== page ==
If you cast an eye on the present Tory cabinet, there is one individual so far who could emerge as the only credible PM to replace Theresa May whose tenure at 10 Downing Street must surely come to an end before Christmas. If not, the present chaos within the cabinet is bound to get worse as divisions within its ranks seem to accelerate with the passage of time.
Philip Hammond has proven to be the most sensible man to lead the nation now that the Brexit negotiations will reach its most critical stages when cool heads need proper direction, and wise decisions to be taken to ensure that Brexit does not harm the economy and isolate Britain from the rest of Europe.
Any deal with the rest of the world will not fill the gap if the European Free Market is no longer available to us. I believe that Boris Johnson’s behaviour as Foreign Secretary has shown that he is incapable of keeping his mouth in harness and his flippancy on major issues under control. He has become a boisterous figure of fun, rather than a wise politician who can lead the nation, at a time when a joker such as he is better placed as a music hall comic rather than anything else.
Yet a Boris ally, who must think otherwise, is leading a campaign to discredit Hammond’s Brexit plan. Gerald Lyons, a leading City economist writing in the Sunday Telegraph, demands that any transition phase is just two year’s long – a year shorter than outlined by Mr Hammond. And he compares warnings of a Brexit ‘cliff-edge’ for businesses to the hysteria over the millennium bug, which never came to pass. ‘There is alarmist talk of a cliff-edge,’ he writes. ‘It reminds me of the Y2K where computers were apparently going to stop at the millennium. Many of the risks being highlighted about Brexit are perceived risks, not real risks. And a two-year transition would alleviate many concerns.’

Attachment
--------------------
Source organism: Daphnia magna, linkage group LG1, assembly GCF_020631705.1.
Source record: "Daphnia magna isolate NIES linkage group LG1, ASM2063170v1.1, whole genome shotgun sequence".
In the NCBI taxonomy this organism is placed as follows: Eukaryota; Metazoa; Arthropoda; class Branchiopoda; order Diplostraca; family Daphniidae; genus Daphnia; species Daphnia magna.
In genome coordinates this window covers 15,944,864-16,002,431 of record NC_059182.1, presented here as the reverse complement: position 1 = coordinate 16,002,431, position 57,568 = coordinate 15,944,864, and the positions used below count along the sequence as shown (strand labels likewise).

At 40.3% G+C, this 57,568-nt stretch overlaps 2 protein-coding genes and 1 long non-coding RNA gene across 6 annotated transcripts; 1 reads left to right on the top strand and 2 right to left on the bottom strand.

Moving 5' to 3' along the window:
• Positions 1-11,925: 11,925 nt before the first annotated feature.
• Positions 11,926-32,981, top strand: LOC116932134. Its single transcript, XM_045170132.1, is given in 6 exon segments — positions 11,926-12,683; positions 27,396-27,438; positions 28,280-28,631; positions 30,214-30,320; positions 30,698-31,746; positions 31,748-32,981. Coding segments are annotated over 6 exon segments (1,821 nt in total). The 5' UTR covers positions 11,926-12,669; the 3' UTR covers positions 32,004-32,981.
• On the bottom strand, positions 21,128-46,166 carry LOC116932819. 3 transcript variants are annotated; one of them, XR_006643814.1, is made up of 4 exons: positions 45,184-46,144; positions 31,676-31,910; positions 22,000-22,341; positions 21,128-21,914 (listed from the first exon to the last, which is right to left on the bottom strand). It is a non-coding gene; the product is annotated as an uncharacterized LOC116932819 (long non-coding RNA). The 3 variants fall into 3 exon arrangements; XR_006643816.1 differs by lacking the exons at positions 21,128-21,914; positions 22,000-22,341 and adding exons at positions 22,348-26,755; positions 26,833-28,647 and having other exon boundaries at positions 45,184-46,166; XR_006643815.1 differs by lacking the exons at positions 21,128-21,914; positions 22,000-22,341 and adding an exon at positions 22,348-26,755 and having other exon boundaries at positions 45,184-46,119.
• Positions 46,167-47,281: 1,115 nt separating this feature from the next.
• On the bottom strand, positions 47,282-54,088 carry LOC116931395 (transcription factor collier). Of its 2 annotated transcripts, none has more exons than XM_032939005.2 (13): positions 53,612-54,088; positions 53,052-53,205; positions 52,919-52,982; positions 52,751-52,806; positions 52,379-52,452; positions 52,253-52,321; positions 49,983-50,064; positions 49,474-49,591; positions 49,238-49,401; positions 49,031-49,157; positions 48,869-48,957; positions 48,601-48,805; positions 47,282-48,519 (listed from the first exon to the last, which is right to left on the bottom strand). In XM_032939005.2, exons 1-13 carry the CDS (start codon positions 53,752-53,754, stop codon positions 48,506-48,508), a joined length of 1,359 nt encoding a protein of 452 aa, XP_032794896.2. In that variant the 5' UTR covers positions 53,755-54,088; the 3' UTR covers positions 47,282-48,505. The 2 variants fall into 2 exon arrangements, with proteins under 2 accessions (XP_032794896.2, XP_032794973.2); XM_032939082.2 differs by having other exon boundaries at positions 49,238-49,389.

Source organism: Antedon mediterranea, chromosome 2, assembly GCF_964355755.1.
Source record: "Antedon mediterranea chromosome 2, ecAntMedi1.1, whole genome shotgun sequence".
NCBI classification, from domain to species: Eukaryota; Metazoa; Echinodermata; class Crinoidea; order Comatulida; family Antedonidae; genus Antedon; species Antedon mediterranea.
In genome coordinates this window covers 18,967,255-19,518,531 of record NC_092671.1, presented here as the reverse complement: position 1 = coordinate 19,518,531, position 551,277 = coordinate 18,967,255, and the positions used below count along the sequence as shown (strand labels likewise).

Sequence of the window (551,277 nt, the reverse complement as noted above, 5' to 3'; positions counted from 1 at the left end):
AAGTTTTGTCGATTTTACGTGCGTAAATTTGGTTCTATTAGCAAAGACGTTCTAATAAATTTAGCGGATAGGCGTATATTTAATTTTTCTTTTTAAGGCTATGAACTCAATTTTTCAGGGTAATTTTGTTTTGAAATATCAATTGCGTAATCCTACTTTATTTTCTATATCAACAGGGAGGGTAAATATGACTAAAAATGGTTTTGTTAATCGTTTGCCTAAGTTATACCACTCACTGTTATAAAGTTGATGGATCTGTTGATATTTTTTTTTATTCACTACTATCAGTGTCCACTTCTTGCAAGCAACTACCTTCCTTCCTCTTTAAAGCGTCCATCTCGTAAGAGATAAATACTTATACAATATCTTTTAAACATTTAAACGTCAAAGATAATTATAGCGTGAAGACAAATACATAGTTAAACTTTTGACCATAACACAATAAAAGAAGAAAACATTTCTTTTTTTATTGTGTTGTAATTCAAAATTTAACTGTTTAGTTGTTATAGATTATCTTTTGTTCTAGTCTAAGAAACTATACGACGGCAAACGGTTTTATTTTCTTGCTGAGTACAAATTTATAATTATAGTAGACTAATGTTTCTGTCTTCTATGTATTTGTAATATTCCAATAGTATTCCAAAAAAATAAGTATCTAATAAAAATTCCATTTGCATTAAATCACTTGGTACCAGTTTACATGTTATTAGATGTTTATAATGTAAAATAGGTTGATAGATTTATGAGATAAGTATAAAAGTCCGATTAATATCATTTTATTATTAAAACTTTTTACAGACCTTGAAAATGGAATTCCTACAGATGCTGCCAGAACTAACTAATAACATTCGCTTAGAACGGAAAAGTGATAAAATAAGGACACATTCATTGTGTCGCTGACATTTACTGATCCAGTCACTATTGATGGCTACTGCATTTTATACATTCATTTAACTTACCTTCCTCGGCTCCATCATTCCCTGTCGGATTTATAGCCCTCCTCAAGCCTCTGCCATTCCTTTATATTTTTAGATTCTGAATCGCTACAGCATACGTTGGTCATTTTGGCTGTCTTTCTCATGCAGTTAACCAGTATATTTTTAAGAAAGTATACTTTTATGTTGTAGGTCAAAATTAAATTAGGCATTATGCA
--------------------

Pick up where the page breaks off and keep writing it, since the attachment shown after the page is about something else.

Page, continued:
The intervention from such a close ally will inevitably fuel speculation that Mr Johnson, the Foreign Secretary, disagrees with elements of Mr Hammond’s Brexit plan. Mr Lyons, who worked for 3 years at City Hall while Mr Johnson was Mayor of London, was said to have played a key role in convincing him to back Brexit. Mr Johnson continued his public silence on the proposal with aides saying he would share any views privately with the Cabinet.
In more signs of concern about the plans, sources from the most powerful Tory Eurosceptic block – the European Research Group – demanded more clarity over Mr Hammond’s proposals. One central figure warned that the transition’s phase must not be ‘a bridge to nowhere’, saying any attempt to water down the final terms of Brexit would trigger revolt.
Now, one can purely say that members of the present administration are each singing a different tune, which does not bode well for any resolution whatsoever that makes Brexit a viable proposition to be embraced by the nation as a whole. The dangers are immense, unless politicians stop squabbling and come to their senses, and stop this perilous game where what matters is clearly not the future prosperity of Britain.